Th* Ghatrman said that ns the resolution referred to him it was fitting that he should gay a few word*. He certainly was obliged to those gentlemen for the manner in which they had spoken of himself, and he felt gratified that they had appreciated the services which he had been enabled to give. There was never any man alive bnt when he died and went his way » better man generally came along, and probably when he went a better man would step into his shoes.—(Mr Sliuo : Th<?n wo will treat him just as well.) Ho asked the i-hareholders to leave the matter as it stood. The business of tbo bank was increasing, and tho responsibilities would Increase with it. ITo had no fear that tho amount would be diverted from himpelf f o long as he was able to fulfil tho duties which now devolved upon him. Those who had been entrusted with the conduct of financial institutions in this colony of late years would know that money did not compensate them for their anxiety, and he did not think that the direotors would be overpaid if they received double their present fee. Moreover, some money should be left to send directors on missions.
Mr Eliott said that in the face of the expression the ohairman had given of his views on the subject, he did not wish to press the matter to a division. He had pointed out the views generally of the shareholders out3ide of Dunedin, but seeing very little prospect _ of his proposal being carried, he desired, with the permission of the seconder, to withdraw it. Mr Sligo, in assenting to the withdrawal, reiterated what he had already Btated: that he had seconded the motion because the money had
been voted for one purpose and nr'ght be diverted to another.
The resolution was accordingly withdrawn.
Mr N. Y. A. Wales thought before tIK-y separated a vote of thankß should be accorded to the directors, tho general manager, and staff. Looking at the balancesheet shareholders had reason to congratulate themso'.vos on tho progress the bank was making. It would ho found that the deposits were increasing, and that tho note circulation was increasing, which carried with it tho burden of increased taxation, for they had now to pay o»er L2,oooayear to the Government. The business of the bank appeared to bo conducted on a good sjund principle; and although it wa f not growing rapidly it wits growing steadily anil progressing satisfactorily. The shareholders, therefore, owed to the directors and stuff their best thanks for the way in which the bank's business was managed. Mr H. J. Walter seconded the motion. Som.9 seven or eight years ago, in seconding the adoption of the directors' rep >r*, he stated that lie had such confidence in the bank that lie advised his fi lends to do th?ir business with it. Subsequent events had proved that lie wab nat a false prophet. Mr Eliott begged leave to support the motion in order to show that he had no feeling in the matter. He was sure that the directors had done thoir duty, and that they mud; have passed many sleepless nights in steering the bank through the shoals and quicksands of tho depression which had visited us lately. Speaking personally, he confessed that he would not be a bank director if he could, because he could , not do without his rest. |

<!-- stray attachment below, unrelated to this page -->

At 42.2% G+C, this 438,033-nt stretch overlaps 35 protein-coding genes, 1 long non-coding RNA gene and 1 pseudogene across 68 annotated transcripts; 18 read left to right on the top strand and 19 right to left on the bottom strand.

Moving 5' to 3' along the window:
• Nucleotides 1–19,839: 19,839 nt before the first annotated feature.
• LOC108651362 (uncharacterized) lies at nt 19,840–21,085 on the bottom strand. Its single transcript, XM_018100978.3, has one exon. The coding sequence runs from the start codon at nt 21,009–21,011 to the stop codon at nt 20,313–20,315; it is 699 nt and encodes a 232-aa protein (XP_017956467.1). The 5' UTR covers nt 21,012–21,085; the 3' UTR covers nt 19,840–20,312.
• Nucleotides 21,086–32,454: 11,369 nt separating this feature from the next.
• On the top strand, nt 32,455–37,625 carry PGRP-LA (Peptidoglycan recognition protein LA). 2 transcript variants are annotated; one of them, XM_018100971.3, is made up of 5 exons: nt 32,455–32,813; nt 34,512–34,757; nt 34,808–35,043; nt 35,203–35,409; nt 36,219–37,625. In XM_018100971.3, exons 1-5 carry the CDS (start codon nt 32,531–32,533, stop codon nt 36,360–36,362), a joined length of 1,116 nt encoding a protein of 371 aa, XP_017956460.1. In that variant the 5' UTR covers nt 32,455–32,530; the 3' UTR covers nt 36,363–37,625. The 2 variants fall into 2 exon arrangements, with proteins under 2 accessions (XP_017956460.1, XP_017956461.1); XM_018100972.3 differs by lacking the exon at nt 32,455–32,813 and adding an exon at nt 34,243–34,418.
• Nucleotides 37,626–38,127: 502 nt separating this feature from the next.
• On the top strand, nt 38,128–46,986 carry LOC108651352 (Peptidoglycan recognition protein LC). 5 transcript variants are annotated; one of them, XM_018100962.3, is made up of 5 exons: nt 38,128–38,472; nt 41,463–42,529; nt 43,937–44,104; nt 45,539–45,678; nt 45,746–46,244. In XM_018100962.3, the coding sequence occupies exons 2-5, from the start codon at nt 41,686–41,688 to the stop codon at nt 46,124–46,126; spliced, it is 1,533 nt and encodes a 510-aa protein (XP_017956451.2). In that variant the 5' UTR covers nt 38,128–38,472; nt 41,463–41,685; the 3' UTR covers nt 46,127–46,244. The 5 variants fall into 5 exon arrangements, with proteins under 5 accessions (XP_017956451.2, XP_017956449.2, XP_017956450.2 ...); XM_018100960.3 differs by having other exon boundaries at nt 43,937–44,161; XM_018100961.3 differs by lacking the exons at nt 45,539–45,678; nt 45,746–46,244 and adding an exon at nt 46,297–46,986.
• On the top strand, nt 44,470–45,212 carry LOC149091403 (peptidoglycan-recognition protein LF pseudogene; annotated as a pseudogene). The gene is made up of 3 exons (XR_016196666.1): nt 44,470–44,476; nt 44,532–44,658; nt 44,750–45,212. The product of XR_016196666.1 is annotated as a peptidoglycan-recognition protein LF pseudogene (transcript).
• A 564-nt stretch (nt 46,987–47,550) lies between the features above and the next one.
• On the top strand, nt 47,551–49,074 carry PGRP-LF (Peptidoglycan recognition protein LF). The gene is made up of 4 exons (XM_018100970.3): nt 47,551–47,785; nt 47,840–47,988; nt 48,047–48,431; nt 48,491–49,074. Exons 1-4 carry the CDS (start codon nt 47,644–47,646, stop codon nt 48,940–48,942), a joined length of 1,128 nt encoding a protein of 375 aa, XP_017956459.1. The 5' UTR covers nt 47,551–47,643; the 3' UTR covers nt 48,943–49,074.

Mr Stratford, K.M., advised the directors, now that there was a fresh impetus in gold mining, to send experienced officers to manage the bank's business' on the go'dfields. He hoped that tho directors would visit Nenthorn and such places, and look after the comfort of their officers.
The vote was put and carried unanimously. The Chairman, in acknowledging it on behalf of himself and co-directors, said that they fult very much obliged for the kindly reference made to them; and to Mr Stratford for the way in which ho had placed the matt r of the goldfi.dds agencies before thf m. He believed it was quite true that the Colotiial Bank was the popular bank on tho gold fields, and he was glad to say that it was so. He could assure Mr Stratford that, vty» to the present at all Gv-nta, no undue ri*k had been taken, notwithstanding the very good support they got from the sroldfislds. The Colonhl B;tnk had as good officers and inspectors as uuy institution in New Zealand. That errors of judgment had been committed hewasnotgoingtodeny; but who amongst them had gone through life without considerable errors of judgment? i.L.iughter.) He assured the meeting that every care in the way of inspection had been taken, and that the officers of the bank did their utmost for the good of the institution.
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THE COLONIAL BANK., Evening Star, Issue 8021, 25 September 1889
THE COLONIAL BANK. Evening Star, Issue 8021, 25 September 1889